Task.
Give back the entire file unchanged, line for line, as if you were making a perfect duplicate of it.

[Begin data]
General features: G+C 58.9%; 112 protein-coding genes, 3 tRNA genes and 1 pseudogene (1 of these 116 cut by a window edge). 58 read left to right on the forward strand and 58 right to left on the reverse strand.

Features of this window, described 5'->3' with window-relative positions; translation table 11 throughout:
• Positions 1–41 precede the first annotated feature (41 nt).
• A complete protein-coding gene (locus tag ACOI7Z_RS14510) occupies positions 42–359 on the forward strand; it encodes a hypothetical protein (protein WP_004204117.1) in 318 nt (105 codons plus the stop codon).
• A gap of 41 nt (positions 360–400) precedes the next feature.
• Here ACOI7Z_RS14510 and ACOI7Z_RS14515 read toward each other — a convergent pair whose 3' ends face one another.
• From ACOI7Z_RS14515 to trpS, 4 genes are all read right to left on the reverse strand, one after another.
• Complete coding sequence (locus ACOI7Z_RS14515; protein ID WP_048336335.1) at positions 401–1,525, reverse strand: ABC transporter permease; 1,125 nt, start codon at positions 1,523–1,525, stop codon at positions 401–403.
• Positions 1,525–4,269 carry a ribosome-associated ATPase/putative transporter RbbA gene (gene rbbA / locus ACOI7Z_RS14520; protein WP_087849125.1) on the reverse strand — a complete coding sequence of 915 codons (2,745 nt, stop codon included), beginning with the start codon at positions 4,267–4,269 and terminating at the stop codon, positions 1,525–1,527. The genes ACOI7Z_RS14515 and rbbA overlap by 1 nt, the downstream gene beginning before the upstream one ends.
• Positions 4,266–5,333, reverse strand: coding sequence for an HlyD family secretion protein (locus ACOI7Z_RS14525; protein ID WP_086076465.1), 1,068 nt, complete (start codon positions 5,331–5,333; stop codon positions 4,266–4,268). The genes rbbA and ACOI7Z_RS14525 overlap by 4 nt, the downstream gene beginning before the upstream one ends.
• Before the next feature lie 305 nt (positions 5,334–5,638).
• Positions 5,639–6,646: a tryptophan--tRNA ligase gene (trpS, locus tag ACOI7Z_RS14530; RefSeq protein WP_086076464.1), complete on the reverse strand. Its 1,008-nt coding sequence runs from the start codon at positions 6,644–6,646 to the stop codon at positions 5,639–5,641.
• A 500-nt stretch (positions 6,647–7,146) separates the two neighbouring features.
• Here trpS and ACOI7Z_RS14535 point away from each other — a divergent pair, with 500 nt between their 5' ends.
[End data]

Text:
General features: G+C 58.9%; 112 protein-coding genes, 3 tRNA genes and 1 pseudogene (1 of these 116 cut by a window edge). 58 read left to right on the forward strand and 58 right to left on the reverse strand.

Features of this window, described 5'->3' with window-relative positions; translation table 11 throughout:
• Positions 1–41 precede the first annotated feature (41 nt).
• A complete protein-coding gene (locus tag ACOI7Z_RS14510) occupies positions 42–359 on the forward strand; it encodes a hypothetical protein (protein WP_004204117.1) in 318 nt (105 codons plus the stop codon).
• A gap of 41 nt (positions 360–400) precedes the next feature.
• Here ACOI7Z_RS14510 and ACOI7Z_RS14515 read toward each other — a convergent pair whose 3' ends face one another.
• From ACOI7Z_RS14515 to trpS, 4 genes are all read right to left on the reverse strand, one after another.
• Complete coding sequence (locus ACOI7Z_RS14515; protein ID WP_048336335.1) at positions 401–1,525, reverse strand: ABC transporter permease; 1,125 nt, start codon at positions 1,523–1,525, stop codon at positions 401–403.
• Positions 1,525–4,269 carry a ribosome-associated ATPase/putative transporter RbbA gene (gene rbbA / locus ACOI7Z_RS14520; protein WP_087849125.1) on the reverse strand — a complete coding sequence of 915 codons (2,745 nt, stop codon included), beginning with the start codon at positions 4,267–4,269 and terminating at the stop codon, positions 1,525–1,527. The genes ACOI7Z_RS14515 and rbbA overlap by 1 nt, the downstream gene beginning before the upstream one ends.
• Positions 4,266–5,333, reverse strand: coding sequence for an HlyD family secretion protein (locus ACOI7Z_RS14525; protein ID WP_086076465.1), 1,068 nt, complete (start codon positions 5,331–5,333; stop codon positions 4,266–4,268). The genes rbbA and ACOI7Z_RS14525 overlap by 4 nt, the downstream gene beginning before the upstream one ends.
• Before the next feature lie 305 nt (positions 5,334–5,638).
• Positions 5,639–6,646: a tryptophan--tRNA ligase gene (trpS, locus tag ACOI7Z_RS14530; RefSeq protein WP_086076464.1), complete on the reverse strand. Its 1,008-nt coding sequence runs from the start codon at positions 6,644–6,646 to the stop codon at positions 5,639–5,641.
• A 500-nt stretch (positions 6,647–7,146) separates the two neighbouring features.
• Here trpS and ACOI7Z_RS14535 point away from each other — a divergent pair, with 500 nt between their 5' ends.